• Of what is the Word full? (v. 14)
  • What have we received from His fullness? (v. 16)

2 Corinthians 8:9

  • What are we able to become because of Jesus’ grace? (v. 9)

2 Timothy 1:8-11

  • We are saved because of what? (v. 9)
  • We are not saved because of what? (v. 9)

1 Peter 1:6-11

  • What about God’s grace were the prophets curious? (v. 11)

Romans 12:3-8; 15:15

  • Gifts differ according to what? (12:6)
  •  What was Paul as a result of God’s grace? (15:15)

Ephesians 3:1-13

  • What was Paul made according to the gift of God’s grace? (v. 7

2 Corinthians 6:1-2

  • In what wrong way might one receive God’s grace? (v. 1)

Galatians 1:6; 2:21; 5:4

  • What would nullify God’s grace? (2:21)
  • What has one done who seeks justification by the law? (5:4)

Jude 4

  • Into what have some perverted God’s grace? (v. 4)

Colossians 4:6

  • In what way should a Christian demonstrate grace? (v. 6)

2 Thessalonians 2:16

  • What do we as Christians have by grace? (v. 16)

2 Peter 3:18

  • In what are we to grow? (v. 18)

Meditation Thoughts:

If our salvation is by grace and not by works then what role does obedience play?

What part does Jesus’ sinlessness play in His sacrifice?

In the familiar parable of the Prodigal Son (Luke 15:11-32; not a part of this week’s reading), what role does grace play for the prodigal?  for the older brother?

How is our giving an act of grace? (2 Cor. 8:7)

Memory Verse:

“For the grace of God has appeared, bringing salvation for all people” (Titus 2:11)

A Week in the Word, April 20-26

Theme: Psalms & Proverbs—The Value of Wisdom

A post in my FaceBook feed the morning encapsulates quite well what the book of Proverbs is all about: “Why does life have to be so hard?” (from a young, struggling wife and mother).  Life is best live when we live it with wisdom.

So many of the decisions we make and the paths we follow in life—though we may be trying to do what appears to be in our best interest—only serve to make life more difficult.  The book of Proverbs addresses this very problem.  The fact is many voices appeal to us in life and depending on which ones to which we choose to listen, we will either increase our frustration and angst or move in the direction of reward and fulfillment.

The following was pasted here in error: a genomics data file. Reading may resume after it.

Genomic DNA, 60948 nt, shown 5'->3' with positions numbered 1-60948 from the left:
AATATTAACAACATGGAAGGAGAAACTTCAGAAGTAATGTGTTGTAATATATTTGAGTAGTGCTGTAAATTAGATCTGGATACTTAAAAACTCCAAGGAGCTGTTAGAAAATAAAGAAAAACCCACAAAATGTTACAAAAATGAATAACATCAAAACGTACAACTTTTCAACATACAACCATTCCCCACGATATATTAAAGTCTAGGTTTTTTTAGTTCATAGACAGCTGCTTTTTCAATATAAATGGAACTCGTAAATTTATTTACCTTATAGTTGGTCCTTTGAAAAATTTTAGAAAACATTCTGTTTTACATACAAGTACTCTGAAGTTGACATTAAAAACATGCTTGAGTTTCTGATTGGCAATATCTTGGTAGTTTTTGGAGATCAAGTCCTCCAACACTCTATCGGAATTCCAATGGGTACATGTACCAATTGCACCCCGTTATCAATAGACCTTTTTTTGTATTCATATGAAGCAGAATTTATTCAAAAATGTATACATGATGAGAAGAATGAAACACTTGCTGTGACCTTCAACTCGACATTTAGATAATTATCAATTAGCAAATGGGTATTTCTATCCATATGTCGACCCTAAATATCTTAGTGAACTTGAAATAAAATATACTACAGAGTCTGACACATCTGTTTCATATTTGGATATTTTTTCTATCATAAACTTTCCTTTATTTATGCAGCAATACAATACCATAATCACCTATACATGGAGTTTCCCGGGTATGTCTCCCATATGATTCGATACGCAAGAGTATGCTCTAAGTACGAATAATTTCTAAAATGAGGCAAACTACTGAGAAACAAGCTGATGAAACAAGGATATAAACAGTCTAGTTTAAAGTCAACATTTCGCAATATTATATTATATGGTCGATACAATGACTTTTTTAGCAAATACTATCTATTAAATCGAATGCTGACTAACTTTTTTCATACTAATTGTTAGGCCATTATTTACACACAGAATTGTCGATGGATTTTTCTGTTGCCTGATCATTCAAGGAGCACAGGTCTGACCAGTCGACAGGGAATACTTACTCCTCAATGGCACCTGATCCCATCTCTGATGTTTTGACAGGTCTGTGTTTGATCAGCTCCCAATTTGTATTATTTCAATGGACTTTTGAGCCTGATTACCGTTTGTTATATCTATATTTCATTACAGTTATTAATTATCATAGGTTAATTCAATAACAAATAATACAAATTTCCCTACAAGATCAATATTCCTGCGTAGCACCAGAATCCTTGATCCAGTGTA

So many of the Proverbs are on such a practical level of everyday life.  It is so interesting that the issues and concerns and potential pitfalls and danger areas of ancient life are really no different from modern life.  As the saying goes, “The more things change, the more they stay the same.” (Is that an example of a modern proverb?).

A proverb is a pithy saying expressing general truth.  It’s “general” truth because many of them are not hard-and-fast rules, they are general principles of truth.  There may be exceptions.  But overall, in the big picture, they are quite true.

The Proverbs cover a wide range of topics from the use of the tongue, family relationships, business practices, sexual fidelity, work ethic, finances, self control and so on.  The challenge in reading and studying them is that they are not arranged in any type of topical format.  For much of the book the individual proverbs are usually one verse (sometimes two) long and simply strung together as a rather random collection.  An exception to that is first nine chapters which are more extended appeals to pursue wisdom and avoid folly.  Much of the content here is addressed to young men, typically as a father and mother to a son.

This week’s reading will focus on the promotion and excellence of wisdom as a deliberate choice to be made in life.  The typical distinction of the book of Proverbs is between wisdom and folly.  Also, the format of our reading and questions will be different from the usual, the questions will immediately follow the listed readings and should be considered while reading.

Readings, Introductory Comments and Questions:

Proverbs 1:20-33             13:1, 10, 14, 20               23:15, 19, 23, 24
        2:1-22                         14:3, 6, 8, 16, 24, 33      24:3, 5, 6, 7, 14, 23
        3:13-35                       15:2, 7, 12, 20, 31, 33    25:12
        4:1-27                         16:14, 16, 21, 23            26:5, 12
        8:1-36                         17:16, 24, 28                   27:11
        9:1-18                         18:4, 15                           28:11, 26
        10:1, 8, 14, 23, 31     19:20                               29:3, 8, 9, 11, 15
        11:2, 29, 30                20:1, 18, 26                    30:3, 24
        12:15, 18                    21:11, 20, 22, 30            31:26

In considering a life of wisdom the Proverbs approach it from all angles: the obvious and deliberate extolling of wisdom with encouragement to pursue and gain it, the blessings and benefits of a wise life, the corresponding problems and troubles that result in failing to live wisely, the attitudes and approach one should take regarding it, and even for wisdom to be personified and speak to the reader.

Following are some questions to think about as you read.

• What blessings and benefits does wisdom and wise living provide?